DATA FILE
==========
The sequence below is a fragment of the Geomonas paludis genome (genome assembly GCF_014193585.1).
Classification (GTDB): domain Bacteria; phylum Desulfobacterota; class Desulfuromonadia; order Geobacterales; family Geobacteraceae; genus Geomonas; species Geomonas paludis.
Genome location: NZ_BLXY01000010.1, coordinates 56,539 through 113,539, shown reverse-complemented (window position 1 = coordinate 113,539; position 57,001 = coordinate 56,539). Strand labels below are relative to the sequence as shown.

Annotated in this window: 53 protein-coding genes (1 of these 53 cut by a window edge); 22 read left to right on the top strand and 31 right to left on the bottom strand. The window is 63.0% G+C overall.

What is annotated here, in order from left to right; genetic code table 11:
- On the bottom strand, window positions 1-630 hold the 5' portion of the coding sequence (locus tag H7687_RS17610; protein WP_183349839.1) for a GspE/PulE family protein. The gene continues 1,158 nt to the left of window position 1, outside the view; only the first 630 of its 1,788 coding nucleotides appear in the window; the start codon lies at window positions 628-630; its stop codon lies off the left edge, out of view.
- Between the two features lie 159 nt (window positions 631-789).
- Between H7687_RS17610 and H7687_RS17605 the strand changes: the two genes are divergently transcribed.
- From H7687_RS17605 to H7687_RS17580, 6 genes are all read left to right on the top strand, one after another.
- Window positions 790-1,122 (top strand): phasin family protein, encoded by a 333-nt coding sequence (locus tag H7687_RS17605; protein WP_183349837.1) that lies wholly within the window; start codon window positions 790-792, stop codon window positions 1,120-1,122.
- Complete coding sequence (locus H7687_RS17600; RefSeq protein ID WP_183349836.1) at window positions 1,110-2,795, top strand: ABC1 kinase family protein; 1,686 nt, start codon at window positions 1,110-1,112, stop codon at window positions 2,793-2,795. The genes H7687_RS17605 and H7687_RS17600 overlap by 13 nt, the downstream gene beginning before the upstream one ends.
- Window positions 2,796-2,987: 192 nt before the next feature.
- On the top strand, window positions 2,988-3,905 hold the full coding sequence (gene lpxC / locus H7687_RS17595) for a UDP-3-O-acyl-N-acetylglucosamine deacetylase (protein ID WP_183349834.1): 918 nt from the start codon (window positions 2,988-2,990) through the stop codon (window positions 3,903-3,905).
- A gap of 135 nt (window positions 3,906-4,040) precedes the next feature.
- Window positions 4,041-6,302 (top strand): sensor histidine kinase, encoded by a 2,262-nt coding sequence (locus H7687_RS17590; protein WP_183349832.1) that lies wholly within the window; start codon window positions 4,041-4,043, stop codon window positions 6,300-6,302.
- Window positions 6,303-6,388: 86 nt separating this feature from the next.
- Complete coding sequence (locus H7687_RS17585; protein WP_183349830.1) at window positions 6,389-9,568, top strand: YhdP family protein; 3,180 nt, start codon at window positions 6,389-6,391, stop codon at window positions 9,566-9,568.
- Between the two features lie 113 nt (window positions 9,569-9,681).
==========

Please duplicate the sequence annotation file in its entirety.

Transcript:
The sequence below is a fragment of the Geomonas paludis genome (genome assembly GCF_014193585.1).
Classification (GTDB): domain Bacteria; phylum Desulfobacterota; class Desulfuromonadia; order Geobacterales; family Geobacteraceae; genus Geomonas; species Geomonas paludis.
Genome location: NZ_BLXY01000010.1, coordinates 56,539 through 113,539, shown reverse-complemented (window position 1 = coordinate 113,539; position 57,001 = coordinate 56,539). Strand labels below are relative to the sequence as shown.

Annotated in this window: 53 protein-coding genes (1 of these 53 cut by a window edge); 22 read left to right on the top strand and 31 right to left on the bottom strand. The window is 63.0% G+C overall.

What is annotated here, in order from left to right; genetic code table 11:
- On the bottom strand, window positions 1-630 hold the 5' portion of the coding sequence (locus tag H7687_RS17610; protein WP_183349839.1) for a GspE/PulE family protein. The gene continues 1,158 nt to the left of window position 1, outside the view; only the first 630 of its 1,788 coding nucleotides appear in the window; the start codon lies at window positions 628-630; its stop codon lies off the left edge, out of view.
- Between the two features lie 159 nt (window positions 631-789).
- Between H7687_RS17610 and H7687_RS17605 the strand changes: the two genes are divergently transcribed.
- From H7687_RS17605 to H7687_RS17580, 6 genes are all read left to right on the top strand, one after another.
- Window positions 790-1,122 (top strand): phasin family protein, encoded by a 333-nt coding sequence (locus tag H7687_RS17605; protein WP_183349837.1) that lies wholly within the window; start codon window positions 790-792, stop codon window positions 1,120-1,122.
- Complete coding sequence (locus H7687_RS17600; RefSeq protein ID WP_183349836.1) at window positions 1,110-2,795, top strand: ABC1 kinase family protein; 1,686 nt, start codon at window positions 1,110-1,112, stop codon at window positions 2,793-2,795. The genes H7687_RS17605 and H7687_RS17600 overlap by 13 nt, the downstream gene beginning before the upstream one ends.
- Window positions 2,796-2,987: 192 nt before the next feature.
- On the top strand, window positions 2,988-3,905 hold the full coding sequence (gene lpxC / locus H7687_RS17595) for a UDP-3-O-acyl-N-acetylglucosamine deacetylase (protein ID WP_183349834.1): 918 nt from the start codon (window positions 2,988-2,990) through the stop codon (window positions 3,903-3,905).
- A gap of 135 nt (window positions 3,906-4,040) precedes the next feature.
- Window positions 4,041-6,302 (top strand): sensor histidine kinase, encoded by a 2,262-nt coding sequence (locus H7687_RS17590; protein WP_183349832.1) that lies wholly within the window; start codon window positions 4,041-4,043, stop codon window positions 6,300-6,302.
- Window positions 6,303-6,388: 86 nt separating this feature from the next.
- Complete coding sequence (locus H7687_RS17585; protein WP_183349830.1) at window positions 6,389-9,568, top strand: YhdP family protein; 3,180 nt, start codon at window positions 6,389-6,391, stop codon at window positions 9,566-9,568.
- Between the two features lie 113 nt (window positions 9,569-9,681).